Effectively Deming argued that leaders deal with the systems causes of quality issues because they know that ultimately quality is always a cultural matter- and leaders determine culture.

There used to be a military joke that stated military personnel of a particular country had a philosophy of "ready, fire, aim" - when the defence budget is astronomical and the culture is "gung ho" then it is easy to slip into a behaviour that shoots first and asks questions afterwards. I see this today in the behaviour of many "leaders" - and it shows primarily in a predilection for immediate rather than considered action. In the area of service quality this can be seen by disciplinary action against individuals rather than correcting the culture that forces them to minimise the amount of time they spend with each person seeking help.

What is the culture like in your organisation? What systems issues need to be addressed in order to ensure all your customers/clients receive high quality help when they need it? Before singling out individuals for blame and correction, remember that when you point a finger at someone, there are more fingers pointing back at you. If its a systems or cultural issue, dealing with a special cause won't fix it.

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Tuesday, January 12, 2010

Service! Please!!!!

Just after Christmas my laptop got seriously sick - first it wouldn't boot then, when it did boot, it decided that it didn't like Windows any more! (At least that sentiment is one that it shared with plenty of other people.)

Last Thursday, January 7, I managed to get it operational again thanks to some help which finally arrived from the manufacturer in the form of a new hard disk. Now we are fully operational again - I even managed to transfer everything from the old disk to the new one so I've not lost any work. What I did lose, however, was a lot of patience with the leadership of organisations that claim to provide "service".

My first encounter with the manufacturer's service department was positive. Their Australian operations were closed on Monday December 8 because of a public holiday. Fair enough. So I phoned their other listed service help line number (obtained off the internet through another computer) and the technician was very helpful. We worked through all the checks he nominated and he made a diagnosis which made sense. He then said I would need to contact the Australian service number on Tuesday to follow up and get action taken.

And that's where my problems started.

First the technician made it clear that my warranty had expired 14 days previously and that I would now have to pay for any repairs. He then told me that I couldn't have spoken with anyone on Monday because it was a holiday. We then went through the same diagnostics as previously and agreed on the same fault. I was then told someone would phone me back with a quote which I would have to accept before anything could be done.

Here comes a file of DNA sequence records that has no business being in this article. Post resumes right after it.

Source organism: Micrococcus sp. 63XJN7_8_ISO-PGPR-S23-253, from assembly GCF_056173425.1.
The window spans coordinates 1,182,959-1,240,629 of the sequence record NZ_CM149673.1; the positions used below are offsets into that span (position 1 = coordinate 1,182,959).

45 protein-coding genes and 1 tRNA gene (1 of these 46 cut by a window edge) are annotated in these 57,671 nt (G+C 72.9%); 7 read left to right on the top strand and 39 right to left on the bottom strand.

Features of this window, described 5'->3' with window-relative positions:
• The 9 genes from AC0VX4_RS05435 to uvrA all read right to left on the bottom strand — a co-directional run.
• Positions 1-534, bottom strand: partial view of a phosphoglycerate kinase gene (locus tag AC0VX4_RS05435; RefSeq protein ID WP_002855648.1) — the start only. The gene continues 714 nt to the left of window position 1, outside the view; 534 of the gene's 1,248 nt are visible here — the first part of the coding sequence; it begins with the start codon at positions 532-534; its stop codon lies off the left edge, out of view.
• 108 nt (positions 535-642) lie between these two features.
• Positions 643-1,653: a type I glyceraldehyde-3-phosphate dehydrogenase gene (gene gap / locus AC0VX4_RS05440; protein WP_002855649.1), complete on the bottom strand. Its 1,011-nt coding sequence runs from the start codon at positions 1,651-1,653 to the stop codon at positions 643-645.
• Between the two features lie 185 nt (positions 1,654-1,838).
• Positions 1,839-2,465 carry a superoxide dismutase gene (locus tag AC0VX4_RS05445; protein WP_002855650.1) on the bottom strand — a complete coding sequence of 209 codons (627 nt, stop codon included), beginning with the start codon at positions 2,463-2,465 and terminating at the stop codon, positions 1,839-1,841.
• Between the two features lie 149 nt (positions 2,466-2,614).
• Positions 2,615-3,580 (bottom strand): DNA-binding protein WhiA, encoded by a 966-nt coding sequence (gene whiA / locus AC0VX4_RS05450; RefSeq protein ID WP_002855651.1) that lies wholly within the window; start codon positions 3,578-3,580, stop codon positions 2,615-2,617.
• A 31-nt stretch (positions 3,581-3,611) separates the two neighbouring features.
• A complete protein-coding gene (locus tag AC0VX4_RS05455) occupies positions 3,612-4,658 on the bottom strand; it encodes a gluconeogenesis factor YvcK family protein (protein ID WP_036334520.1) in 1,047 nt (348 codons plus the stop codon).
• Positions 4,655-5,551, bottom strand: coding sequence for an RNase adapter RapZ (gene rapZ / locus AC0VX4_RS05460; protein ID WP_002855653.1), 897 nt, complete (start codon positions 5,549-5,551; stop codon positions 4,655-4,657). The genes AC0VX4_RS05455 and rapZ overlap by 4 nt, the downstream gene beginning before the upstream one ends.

It took several days and much contact with local management before I finally got the quote and then a little while longer for them to understand the vagaries of Australian Consumer Law which takes a very dim view of essential parts of anything needing replacement just after the warranty expires. Still, as I said, by Thursday we were back in business and I am grateful for the very helpful technician in India and then for the management action at Dell that finally got things happening.

But I still had a problem. My email wouldn't work. So I contacted Microsoft who had supplied me with Outlook. My previous problems now faded into insignificance. I had in front of me the original case for Microsoft Office and all the details. I had been using this for several years and it was registered with Microsoft. Now I was told by the service department that Microsoft hadn't make an XP version and that I must have a dodgy copy. It didn't matter that I could quote chapter and verse including all the requisite information she requested. She was right. I was wrong. She than added fuel to the fire by making it clear that no-one could even help me with the diagnosis until I crossed Mr Micrsoft's palm with significant sized monetary notes.

I hung up; contacted a friend; and the problem was resolved in 3 minutes.

Then I needed to get my antivirus back. In fear and trepidation I phoned the Norton people. What an amazing change. In about 2 minutes the technician had checked my details and 15 minutes later I had my antivirus back and fully operational. No fuss. No problems. Great, helpful, immediate service.

Now I fully appreciate that other people may have had totally different experiences with Dell, Microsoft, and Norton from those I have set out above. My point is: we should all have had the same experience - and that should have always been a positive one. Whether or not a person receives good service should never be a random probability - it should be built into the culture of the organisation.

And that is a leadership issue.